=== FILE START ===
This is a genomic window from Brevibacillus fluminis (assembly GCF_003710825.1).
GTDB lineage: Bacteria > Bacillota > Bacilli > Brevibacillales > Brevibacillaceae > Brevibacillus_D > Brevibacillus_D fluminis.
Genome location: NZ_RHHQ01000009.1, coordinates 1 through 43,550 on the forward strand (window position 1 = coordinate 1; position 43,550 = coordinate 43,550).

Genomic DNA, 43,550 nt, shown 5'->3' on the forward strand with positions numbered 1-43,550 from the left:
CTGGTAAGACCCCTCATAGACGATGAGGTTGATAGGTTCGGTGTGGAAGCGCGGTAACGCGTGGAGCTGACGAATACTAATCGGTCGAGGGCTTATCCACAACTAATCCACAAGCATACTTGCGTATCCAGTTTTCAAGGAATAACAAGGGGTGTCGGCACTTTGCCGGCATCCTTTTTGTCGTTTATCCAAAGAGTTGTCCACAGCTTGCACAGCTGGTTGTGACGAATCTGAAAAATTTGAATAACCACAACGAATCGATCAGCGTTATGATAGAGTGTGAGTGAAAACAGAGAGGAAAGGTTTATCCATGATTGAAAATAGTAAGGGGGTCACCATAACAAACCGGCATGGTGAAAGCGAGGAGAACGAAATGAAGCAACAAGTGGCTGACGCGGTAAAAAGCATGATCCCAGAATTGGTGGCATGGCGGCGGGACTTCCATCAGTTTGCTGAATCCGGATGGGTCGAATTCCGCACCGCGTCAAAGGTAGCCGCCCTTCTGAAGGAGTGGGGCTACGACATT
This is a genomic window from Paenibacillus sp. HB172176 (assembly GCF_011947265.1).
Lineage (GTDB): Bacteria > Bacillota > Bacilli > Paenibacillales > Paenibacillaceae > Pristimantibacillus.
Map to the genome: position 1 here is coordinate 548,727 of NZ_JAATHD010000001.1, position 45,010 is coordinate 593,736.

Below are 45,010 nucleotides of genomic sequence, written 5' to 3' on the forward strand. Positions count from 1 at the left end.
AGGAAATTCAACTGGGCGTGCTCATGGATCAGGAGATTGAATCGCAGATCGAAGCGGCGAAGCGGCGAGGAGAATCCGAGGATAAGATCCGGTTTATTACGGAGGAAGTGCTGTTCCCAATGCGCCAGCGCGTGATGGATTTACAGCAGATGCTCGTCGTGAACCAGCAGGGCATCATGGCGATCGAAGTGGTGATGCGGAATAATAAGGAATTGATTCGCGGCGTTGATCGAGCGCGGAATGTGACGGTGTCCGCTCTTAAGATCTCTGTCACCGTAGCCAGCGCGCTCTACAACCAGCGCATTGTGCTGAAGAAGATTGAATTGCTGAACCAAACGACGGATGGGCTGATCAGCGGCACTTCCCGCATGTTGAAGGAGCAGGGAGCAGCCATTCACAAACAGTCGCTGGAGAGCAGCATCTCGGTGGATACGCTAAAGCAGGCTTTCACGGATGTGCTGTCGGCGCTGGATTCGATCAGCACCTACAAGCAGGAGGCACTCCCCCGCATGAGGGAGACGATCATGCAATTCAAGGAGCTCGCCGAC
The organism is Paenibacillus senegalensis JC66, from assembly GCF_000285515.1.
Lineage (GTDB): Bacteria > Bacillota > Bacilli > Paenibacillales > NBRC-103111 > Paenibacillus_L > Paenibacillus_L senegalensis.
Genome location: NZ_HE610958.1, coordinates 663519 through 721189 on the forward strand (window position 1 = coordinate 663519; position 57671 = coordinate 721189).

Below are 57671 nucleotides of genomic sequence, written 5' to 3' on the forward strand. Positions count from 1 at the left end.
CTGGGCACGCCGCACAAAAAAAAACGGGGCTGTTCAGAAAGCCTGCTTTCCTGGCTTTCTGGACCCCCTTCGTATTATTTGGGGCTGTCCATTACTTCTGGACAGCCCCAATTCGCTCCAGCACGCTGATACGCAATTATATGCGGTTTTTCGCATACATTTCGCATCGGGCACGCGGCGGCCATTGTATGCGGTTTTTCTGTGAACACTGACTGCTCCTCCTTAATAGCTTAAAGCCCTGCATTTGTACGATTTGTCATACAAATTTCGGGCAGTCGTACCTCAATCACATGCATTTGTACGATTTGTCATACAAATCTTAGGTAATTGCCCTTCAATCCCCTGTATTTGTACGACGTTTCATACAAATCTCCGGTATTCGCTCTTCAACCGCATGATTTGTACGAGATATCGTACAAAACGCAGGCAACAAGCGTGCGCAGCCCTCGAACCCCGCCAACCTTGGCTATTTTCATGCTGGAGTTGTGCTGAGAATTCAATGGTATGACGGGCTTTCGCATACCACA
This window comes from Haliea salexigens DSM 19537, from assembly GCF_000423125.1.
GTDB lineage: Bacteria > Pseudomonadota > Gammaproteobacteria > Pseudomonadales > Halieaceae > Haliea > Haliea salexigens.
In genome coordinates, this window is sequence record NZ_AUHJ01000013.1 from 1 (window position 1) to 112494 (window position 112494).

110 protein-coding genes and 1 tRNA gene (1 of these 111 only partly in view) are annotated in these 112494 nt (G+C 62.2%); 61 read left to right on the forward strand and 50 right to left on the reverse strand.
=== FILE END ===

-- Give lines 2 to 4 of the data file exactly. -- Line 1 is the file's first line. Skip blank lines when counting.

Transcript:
GTDB lineage: Bacteria > Bacillota > Bacilli > Brevibacillales > Brevibacillaceae > Brevibacillus_D > Brevibacillus_D fluminis.
Genome location: NZ_RHHQ01000009.1, coordinates 1 through 43,550 on the forward strand (window position 1 = coordinate 1; position 43,550 = coordinate 43,550).

Genomic DNA, 43,550 nt, shown 5'->3' on the forward strand with positions numbered 1-43,550 from the left: